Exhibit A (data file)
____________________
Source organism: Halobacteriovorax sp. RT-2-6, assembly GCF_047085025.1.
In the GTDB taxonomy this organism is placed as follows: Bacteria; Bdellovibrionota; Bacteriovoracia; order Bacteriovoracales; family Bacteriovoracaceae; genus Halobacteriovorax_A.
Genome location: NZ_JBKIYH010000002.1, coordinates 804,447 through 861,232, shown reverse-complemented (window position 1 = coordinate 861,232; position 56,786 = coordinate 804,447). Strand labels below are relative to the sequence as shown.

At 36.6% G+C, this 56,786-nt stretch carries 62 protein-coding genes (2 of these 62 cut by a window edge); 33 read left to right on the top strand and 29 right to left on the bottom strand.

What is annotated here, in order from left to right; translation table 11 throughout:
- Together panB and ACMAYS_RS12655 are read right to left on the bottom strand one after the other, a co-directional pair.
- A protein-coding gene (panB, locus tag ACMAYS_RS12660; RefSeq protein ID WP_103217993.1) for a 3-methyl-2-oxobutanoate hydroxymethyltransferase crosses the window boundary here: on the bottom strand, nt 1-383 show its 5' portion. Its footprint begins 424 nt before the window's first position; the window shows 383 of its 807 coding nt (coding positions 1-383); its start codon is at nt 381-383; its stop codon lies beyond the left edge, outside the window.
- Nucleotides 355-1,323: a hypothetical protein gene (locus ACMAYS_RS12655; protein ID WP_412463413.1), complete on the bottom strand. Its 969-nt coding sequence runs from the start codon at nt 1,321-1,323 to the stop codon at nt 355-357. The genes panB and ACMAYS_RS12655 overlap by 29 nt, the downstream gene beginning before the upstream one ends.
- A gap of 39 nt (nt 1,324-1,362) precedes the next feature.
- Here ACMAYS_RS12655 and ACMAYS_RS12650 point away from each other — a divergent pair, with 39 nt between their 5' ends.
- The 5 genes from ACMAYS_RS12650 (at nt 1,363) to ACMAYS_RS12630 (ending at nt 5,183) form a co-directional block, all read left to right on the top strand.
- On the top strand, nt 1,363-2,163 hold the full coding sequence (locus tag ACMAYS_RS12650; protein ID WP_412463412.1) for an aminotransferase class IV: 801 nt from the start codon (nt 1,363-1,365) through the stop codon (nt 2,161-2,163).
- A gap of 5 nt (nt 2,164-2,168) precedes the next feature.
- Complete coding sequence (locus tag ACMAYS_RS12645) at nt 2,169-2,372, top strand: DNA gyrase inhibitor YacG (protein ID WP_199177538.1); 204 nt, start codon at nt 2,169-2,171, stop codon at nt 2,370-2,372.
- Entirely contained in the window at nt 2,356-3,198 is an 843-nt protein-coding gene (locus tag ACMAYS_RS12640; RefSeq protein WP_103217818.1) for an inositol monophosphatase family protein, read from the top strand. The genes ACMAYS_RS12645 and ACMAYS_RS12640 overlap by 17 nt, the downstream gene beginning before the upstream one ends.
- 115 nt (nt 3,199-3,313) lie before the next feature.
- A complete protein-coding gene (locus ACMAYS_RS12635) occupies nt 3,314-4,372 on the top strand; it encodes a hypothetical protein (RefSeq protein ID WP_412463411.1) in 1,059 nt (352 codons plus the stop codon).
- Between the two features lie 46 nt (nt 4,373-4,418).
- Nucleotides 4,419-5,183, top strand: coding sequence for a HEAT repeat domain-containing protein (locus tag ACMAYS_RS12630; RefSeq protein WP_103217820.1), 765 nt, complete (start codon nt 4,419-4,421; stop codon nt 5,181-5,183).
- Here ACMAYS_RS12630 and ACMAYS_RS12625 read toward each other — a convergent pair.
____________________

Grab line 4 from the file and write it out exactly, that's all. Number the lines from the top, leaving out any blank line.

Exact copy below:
At 36.6% G+C, this 56,786-nt stretch carries 62 protein-coding genes (2 of these 62 cut by a window edge); 33 read left to right on the top strand and 29 right to left on the bottom strand.